in ordinary lattice gauge theories with Wilson-Dirac fermions.

5. Statement of results

In the remainder of this paper we shall show that fermion integration measures satisfying conditions (1)–(4) exist in all topological sectors provided

where denotes the number of fermion flavours with . This includes the multiplet (2.14) and all cases with only even charges. In the vacuum sector there is actually no restriction on the charge assignment apart from the anomaly cancellation condition and it is currently not clear whether the constraint (5.1) reflects a fundamental limitation in finite volume or just a temporary technical difficulty.

For clarity the main steps of the construction are presented below in the form of three theorems together with some key formulae. All proofs are postponed to the later sections which should be consulted for full details.

5.1 Reconstruction theorem

While the fermion integration measure is a relatively complicated object, requiring the specification of a basis of left-handed fields modulo measure preserving basis transformations, the associated current is invariant under such transformations and is clearly much more tractable. The following theorem says that the measure can be reconstructed from the current under certain conditions.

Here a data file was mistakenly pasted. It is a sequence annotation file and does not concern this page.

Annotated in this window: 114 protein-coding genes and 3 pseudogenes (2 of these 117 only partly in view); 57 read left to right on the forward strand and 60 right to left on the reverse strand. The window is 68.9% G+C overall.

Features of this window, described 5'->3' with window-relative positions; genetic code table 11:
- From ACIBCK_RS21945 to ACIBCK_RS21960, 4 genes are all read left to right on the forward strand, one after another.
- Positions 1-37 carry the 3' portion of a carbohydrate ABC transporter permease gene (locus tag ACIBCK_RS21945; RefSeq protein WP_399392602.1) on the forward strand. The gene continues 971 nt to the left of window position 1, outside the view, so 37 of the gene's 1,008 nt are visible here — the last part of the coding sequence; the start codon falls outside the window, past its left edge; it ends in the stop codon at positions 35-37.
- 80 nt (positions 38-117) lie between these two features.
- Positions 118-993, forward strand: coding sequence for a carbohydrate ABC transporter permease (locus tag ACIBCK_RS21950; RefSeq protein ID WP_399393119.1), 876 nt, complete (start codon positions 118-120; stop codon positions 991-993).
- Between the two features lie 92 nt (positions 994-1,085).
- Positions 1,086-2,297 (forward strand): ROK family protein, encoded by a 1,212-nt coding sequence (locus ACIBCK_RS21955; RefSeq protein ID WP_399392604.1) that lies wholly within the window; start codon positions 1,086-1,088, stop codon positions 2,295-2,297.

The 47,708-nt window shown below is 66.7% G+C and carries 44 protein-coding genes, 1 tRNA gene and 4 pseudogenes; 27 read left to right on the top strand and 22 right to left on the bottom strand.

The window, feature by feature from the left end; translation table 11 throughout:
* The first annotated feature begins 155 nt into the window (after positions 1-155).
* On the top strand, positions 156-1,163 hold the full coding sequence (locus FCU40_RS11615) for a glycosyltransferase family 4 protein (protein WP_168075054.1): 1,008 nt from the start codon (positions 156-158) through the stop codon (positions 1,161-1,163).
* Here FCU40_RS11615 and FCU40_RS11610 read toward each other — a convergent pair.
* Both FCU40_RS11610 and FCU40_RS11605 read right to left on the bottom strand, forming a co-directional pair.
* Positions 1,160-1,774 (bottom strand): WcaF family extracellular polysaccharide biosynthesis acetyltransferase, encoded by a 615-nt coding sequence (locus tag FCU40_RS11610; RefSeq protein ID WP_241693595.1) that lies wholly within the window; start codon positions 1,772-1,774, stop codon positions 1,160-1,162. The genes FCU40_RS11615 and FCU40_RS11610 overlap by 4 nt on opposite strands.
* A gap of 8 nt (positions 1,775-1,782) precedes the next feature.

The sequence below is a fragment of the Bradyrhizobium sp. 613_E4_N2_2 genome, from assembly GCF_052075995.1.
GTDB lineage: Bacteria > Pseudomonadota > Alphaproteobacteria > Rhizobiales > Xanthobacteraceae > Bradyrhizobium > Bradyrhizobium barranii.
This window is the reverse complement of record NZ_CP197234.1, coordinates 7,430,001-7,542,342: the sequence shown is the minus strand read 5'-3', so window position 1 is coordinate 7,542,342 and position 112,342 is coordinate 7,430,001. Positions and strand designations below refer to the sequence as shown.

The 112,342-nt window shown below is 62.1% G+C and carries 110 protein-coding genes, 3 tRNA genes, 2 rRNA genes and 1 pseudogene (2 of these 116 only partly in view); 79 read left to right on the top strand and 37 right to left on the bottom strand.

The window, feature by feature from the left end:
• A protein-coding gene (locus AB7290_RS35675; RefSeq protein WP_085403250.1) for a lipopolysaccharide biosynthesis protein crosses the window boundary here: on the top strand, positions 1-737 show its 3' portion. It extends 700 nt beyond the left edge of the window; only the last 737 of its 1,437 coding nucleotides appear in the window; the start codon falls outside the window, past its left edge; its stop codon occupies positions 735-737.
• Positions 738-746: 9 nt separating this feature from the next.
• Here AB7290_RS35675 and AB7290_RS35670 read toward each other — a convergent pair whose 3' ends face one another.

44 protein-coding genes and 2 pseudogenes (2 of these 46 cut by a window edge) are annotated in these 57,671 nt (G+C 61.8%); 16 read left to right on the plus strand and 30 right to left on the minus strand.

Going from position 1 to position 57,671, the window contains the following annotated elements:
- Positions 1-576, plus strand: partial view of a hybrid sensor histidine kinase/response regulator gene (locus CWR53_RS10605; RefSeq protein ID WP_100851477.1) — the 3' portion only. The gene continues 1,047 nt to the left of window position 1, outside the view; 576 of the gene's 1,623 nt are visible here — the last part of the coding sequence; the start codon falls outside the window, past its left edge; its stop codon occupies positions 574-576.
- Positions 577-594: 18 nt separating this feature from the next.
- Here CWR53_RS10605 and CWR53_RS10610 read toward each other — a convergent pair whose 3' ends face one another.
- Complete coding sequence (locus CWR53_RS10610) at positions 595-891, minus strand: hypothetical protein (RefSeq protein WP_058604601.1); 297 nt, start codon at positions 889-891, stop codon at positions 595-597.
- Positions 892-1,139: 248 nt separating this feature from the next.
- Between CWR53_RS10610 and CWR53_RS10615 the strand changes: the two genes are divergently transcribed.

Theorem 5.1.Suppose is a given current with the following properties.

(a) is defined for all admissible gauge fields and depends smoothly on the link variables. (b) is gauge-invariant and transforms as an axial vector current under the lattice symmetries, as described in sect. 4. (c) The linear functional satisfies the integrability condition (3.12). (d) The anomalous conservation law holds.

Then there exists a smooth fermion integration measure in the vacuum sector such that the associated current coincides with . The same is true in all other sectors if the charges satisfy the constraint (5.1). In each case the measure is uniquely determined up to a constant phase factor.